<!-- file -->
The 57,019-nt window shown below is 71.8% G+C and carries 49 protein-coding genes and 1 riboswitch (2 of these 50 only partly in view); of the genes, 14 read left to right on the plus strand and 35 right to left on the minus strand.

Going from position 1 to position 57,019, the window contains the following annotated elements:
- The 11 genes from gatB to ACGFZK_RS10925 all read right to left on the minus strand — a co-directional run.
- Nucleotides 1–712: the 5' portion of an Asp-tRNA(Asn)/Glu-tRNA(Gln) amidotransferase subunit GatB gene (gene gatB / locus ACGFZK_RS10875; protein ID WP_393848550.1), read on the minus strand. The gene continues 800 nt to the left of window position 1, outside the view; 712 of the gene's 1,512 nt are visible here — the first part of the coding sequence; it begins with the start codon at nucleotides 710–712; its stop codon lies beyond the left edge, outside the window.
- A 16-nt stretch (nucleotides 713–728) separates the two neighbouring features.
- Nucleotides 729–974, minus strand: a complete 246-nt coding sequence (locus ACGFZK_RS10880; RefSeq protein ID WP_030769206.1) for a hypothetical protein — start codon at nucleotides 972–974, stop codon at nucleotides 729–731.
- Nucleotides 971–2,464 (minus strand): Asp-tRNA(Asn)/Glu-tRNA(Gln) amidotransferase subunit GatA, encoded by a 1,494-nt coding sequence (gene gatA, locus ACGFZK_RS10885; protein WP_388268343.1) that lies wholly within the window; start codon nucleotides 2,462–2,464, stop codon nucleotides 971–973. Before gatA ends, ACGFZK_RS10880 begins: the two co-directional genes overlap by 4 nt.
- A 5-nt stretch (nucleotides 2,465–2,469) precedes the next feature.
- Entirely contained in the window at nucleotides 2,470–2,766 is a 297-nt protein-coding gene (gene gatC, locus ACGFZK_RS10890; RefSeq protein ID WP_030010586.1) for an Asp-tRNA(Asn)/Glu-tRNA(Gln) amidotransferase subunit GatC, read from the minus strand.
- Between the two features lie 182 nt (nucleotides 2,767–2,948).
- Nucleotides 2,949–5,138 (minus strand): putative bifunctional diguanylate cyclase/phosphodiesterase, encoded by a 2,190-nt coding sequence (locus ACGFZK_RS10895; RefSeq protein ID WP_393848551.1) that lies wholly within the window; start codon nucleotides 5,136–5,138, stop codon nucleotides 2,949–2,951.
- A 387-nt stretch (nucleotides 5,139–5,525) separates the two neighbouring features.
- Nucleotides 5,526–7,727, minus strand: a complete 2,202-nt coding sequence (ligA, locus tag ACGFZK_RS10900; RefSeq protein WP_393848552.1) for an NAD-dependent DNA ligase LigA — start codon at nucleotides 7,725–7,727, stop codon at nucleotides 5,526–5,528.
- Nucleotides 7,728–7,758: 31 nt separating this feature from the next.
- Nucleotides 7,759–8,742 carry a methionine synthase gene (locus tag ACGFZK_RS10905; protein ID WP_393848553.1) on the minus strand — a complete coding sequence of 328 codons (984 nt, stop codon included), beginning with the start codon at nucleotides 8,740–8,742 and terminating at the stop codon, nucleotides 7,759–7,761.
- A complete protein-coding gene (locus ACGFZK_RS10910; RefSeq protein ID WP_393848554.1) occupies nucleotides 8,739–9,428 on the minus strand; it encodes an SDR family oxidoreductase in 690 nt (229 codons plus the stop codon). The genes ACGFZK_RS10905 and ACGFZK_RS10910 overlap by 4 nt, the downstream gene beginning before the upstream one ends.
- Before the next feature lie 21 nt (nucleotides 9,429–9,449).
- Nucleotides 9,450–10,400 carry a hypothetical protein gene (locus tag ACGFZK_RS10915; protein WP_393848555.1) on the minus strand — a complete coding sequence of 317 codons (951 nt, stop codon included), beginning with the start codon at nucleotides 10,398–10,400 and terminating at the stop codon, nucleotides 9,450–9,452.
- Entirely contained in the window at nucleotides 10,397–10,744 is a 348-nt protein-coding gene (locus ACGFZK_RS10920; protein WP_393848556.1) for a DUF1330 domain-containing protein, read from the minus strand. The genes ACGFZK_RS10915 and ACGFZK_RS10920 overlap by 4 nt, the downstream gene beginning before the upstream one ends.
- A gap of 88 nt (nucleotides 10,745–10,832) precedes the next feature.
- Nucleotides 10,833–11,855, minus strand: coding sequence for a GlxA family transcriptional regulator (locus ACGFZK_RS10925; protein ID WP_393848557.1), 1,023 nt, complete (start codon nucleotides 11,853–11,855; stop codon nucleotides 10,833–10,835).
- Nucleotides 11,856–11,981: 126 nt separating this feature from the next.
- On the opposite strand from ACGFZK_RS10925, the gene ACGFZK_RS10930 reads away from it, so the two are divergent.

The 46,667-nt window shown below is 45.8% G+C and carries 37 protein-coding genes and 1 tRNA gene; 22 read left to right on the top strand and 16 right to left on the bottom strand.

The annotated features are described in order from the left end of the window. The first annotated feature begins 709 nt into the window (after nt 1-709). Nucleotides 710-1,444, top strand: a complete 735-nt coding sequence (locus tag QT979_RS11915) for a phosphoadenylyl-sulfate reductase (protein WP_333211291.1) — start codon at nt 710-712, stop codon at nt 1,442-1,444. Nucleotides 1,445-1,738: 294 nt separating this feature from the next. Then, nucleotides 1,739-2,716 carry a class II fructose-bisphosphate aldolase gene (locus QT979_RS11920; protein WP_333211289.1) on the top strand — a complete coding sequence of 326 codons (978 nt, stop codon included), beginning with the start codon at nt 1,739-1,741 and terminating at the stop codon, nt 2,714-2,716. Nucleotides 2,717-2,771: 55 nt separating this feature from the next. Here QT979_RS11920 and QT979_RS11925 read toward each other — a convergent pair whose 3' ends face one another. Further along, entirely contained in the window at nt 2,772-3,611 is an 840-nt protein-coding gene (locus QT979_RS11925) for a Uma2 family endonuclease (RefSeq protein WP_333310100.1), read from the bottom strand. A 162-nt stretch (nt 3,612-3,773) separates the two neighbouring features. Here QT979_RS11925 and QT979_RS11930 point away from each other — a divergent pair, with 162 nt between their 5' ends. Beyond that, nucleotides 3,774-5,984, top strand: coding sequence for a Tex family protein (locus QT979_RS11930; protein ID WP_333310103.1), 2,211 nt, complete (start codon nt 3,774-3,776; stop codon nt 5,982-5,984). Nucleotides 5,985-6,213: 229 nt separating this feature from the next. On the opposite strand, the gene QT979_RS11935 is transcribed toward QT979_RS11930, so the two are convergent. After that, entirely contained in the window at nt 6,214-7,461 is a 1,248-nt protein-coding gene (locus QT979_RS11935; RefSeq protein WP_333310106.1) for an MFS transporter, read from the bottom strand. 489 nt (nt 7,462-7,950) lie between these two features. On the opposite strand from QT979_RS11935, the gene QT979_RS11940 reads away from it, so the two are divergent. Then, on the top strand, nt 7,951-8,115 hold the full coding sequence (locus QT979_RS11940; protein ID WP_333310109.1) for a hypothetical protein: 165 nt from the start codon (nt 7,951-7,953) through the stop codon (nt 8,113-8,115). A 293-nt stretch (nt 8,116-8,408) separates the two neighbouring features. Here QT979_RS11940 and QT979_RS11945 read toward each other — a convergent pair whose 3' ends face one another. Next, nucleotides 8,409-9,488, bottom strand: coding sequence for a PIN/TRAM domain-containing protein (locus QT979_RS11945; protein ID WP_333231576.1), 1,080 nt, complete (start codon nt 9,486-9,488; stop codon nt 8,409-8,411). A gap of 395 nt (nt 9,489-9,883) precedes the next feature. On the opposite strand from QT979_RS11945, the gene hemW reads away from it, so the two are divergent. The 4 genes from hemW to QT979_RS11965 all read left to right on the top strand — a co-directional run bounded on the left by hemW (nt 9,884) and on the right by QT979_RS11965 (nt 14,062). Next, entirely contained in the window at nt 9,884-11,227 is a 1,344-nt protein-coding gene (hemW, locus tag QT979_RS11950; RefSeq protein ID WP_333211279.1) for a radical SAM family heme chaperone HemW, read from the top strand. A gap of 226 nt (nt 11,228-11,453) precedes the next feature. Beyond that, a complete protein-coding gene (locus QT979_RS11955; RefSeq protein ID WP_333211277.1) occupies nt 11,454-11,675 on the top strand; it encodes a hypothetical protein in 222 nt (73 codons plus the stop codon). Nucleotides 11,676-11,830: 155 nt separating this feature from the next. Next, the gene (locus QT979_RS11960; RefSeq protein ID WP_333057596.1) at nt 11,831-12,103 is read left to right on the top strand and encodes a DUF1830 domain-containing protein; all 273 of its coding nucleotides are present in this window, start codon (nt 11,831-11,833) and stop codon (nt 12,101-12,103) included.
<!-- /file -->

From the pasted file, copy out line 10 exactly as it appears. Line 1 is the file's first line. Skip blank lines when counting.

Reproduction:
- Between the two features lie 182 nt (nucleotides 2,767–2,948).